Noir: Lost Lambs and Leopards

Small talk dominated our conversation. There were questions, evasions and lies about the past ten years. At times, there were signs of the floozy Maryanne had been in the woman that sat before me; here a barely suppressed giggle, there her posture a bit too eager and direct, as though she was trapped inside the demeanor of a high society woman. No, not trapped—she was struggling to stay in character.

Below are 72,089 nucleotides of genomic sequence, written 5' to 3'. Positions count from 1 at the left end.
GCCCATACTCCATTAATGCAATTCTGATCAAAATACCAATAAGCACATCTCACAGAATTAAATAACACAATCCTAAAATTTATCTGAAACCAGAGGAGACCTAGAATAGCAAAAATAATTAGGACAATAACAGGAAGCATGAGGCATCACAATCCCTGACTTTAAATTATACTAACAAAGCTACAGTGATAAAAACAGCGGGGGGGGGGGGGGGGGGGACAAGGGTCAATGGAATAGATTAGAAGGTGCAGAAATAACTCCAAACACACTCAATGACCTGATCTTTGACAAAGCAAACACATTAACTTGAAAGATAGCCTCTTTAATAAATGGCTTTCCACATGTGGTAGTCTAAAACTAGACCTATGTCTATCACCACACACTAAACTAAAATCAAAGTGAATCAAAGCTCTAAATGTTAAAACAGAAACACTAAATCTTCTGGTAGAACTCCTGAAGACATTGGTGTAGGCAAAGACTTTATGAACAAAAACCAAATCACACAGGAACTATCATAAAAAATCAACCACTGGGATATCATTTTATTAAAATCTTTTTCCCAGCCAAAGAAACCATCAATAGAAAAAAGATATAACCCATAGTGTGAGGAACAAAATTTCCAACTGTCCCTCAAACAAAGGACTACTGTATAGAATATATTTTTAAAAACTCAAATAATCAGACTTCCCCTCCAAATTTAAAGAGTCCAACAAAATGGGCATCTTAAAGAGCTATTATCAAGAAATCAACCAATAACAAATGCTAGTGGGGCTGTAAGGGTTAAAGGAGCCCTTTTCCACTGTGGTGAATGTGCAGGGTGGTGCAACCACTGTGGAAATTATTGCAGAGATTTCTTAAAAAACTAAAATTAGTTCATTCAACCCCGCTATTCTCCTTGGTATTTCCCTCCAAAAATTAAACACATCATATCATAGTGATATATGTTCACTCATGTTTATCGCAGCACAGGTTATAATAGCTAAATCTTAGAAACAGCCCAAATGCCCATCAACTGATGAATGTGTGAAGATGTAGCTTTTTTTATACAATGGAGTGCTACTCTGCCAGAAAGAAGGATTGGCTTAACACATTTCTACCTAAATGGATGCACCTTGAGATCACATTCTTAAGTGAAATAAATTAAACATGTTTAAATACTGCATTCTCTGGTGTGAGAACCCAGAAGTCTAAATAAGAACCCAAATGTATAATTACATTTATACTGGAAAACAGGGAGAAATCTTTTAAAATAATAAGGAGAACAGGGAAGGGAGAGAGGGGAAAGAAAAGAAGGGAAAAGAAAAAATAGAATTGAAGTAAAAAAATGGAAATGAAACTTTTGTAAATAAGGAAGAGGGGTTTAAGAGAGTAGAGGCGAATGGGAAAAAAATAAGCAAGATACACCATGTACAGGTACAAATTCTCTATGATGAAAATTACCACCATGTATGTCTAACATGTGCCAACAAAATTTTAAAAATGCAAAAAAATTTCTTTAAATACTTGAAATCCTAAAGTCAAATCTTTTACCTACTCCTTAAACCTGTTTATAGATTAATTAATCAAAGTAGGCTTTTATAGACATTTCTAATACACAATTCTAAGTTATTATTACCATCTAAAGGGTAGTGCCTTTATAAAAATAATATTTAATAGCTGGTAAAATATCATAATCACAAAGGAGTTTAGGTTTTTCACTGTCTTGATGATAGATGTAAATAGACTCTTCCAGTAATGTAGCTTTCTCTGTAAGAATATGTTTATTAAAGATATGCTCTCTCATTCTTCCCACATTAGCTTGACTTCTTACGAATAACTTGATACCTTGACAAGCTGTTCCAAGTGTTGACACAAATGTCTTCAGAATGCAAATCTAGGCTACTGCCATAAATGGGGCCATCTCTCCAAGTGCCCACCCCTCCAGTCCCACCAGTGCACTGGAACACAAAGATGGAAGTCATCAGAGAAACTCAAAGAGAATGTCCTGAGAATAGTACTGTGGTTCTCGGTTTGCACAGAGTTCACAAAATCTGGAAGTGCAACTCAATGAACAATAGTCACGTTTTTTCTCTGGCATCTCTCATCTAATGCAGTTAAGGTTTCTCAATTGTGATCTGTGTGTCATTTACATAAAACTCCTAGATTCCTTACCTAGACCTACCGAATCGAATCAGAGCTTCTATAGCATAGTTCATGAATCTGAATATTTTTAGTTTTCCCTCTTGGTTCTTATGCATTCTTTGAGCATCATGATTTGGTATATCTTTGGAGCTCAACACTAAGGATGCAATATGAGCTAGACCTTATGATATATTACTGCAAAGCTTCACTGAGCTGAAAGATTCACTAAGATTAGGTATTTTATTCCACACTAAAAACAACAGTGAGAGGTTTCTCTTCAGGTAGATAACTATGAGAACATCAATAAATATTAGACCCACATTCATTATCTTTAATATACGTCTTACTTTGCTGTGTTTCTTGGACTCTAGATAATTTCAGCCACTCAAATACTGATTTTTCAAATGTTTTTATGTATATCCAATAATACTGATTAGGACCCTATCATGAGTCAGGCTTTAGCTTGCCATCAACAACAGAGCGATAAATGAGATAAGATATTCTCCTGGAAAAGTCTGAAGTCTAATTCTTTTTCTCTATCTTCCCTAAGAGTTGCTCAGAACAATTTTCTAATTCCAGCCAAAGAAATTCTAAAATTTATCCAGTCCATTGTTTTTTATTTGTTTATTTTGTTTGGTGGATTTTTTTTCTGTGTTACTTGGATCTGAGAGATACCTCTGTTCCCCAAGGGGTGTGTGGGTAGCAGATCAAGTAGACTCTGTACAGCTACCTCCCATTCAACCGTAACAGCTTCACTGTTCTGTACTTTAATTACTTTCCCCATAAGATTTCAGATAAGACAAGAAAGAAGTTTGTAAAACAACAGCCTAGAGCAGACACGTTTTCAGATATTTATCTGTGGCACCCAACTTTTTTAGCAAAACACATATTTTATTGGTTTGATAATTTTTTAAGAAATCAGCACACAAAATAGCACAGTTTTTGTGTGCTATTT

The waiter came and we ordered drinks.

“Maryanne, why did you ask me here tonight?”

“All in good time, Nick. Right now, I’d like to dance.”

I stood and offered her my hand. She took it and stood, and we walked onto the dance floor. I pulled her close and we danced to Someone To Watch Over Me. There was no conversation, but she occasionally sang quietly along with the song.

  I’m a little lamb who’s lost in the wood
  I know I could, always be good
  To one who’ll watch over me

In my line of work, one thing always rang true: leopards don’t change their spots.

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